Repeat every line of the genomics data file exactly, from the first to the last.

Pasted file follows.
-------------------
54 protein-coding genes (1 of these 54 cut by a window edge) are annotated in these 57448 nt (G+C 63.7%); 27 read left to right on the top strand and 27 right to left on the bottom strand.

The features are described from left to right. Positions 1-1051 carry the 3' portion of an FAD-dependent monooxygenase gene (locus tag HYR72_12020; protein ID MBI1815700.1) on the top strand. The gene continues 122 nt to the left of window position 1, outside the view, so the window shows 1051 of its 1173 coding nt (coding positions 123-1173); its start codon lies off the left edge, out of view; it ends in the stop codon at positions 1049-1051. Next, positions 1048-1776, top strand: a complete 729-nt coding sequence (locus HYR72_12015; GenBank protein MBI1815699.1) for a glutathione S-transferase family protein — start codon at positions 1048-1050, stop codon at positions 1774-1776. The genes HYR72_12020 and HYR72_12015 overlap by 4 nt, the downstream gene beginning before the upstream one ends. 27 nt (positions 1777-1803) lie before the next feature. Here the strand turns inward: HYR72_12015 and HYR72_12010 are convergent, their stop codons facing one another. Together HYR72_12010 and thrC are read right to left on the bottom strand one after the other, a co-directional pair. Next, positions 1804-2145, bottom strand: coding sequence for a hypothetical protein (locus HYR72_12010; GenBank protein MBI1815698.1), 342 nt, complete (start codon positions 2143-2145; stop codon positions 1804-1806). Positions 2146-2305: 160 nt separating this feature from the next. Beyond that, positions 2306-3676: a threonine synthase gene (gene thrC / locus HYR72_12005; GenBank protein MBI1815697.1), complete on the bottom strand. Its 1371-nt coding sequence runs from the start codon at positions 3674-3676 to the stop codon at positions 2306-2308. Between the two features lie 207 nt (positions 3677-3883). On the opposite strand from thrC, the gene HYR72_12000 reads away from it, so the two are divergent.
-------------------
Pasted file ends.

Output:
54 protein-coding genes (1 of these 54 cut by a window edge) are annotated in these 57448 nt (G+C 63.7%); 27 read left to right on the top strand and 27 right to left on the bottom strand.

The features are described from left to right. Positions 1-1051 carry the 3' portion of an FAD-dependent monooxygenase gene (locus tag HYR72_12020; protein ID MBI1815700.1) on the top strand. The gene continues 122 nt to the left of window position 1, outside the view, so the window shows 1051 of its 1173 coding nt (coding positions 123-1173); its start codon lies off the left edge, out of view; it ends in the stop codon at positions 1049-1051. Next, positions 1048-1776, top strand: a complete 729-nt coding sequence (locus HYR72_12015; GenBank protein MBI1815699.1) for a glutathione S-transferase family protein — start codon at positions 1048-1050, stop codon at positions 1774-1776. The genes HYR72_12020 and HYR72_12015 overlap by 4 nt, the downstream gene beginning before the upstream one ends. 27 nt (positions 1777-1803) lie before the next feature. Here the strand turns inward: HYR72_12015 and HYR72_12010 are convergent, their stop codons facing one another. Together HYR72_12010 and thrC are read right to left on the bottom strand one after the other, a co-directional pair. Next, positions 1804-2145, bottom strand: coding sequence for a hypothetical protein (locus HYR72_12010; GenBank protein MBI1815698.1), 342 nt, complete (start codon positions 2143-2145; stop codon positions 1804-1806). Positions 2146-2305: 160 nt separating this feature from the next. Beyond that, positions 2306-3676: a threonine synthase gene (gene thrC / locus HYR72_12005; GenBank protein MBI1815697.1), complete on the bottom strand. Its 1371-nt coding sequence runs from the start codon at positions 3674-3676 to the stop codon at positions 2306-2308. Between the two features lie 207 nt (positions 3677-3883). On the opposite strand from thrC, the gene HYR72_12000 reads away from it, so the two are divergent.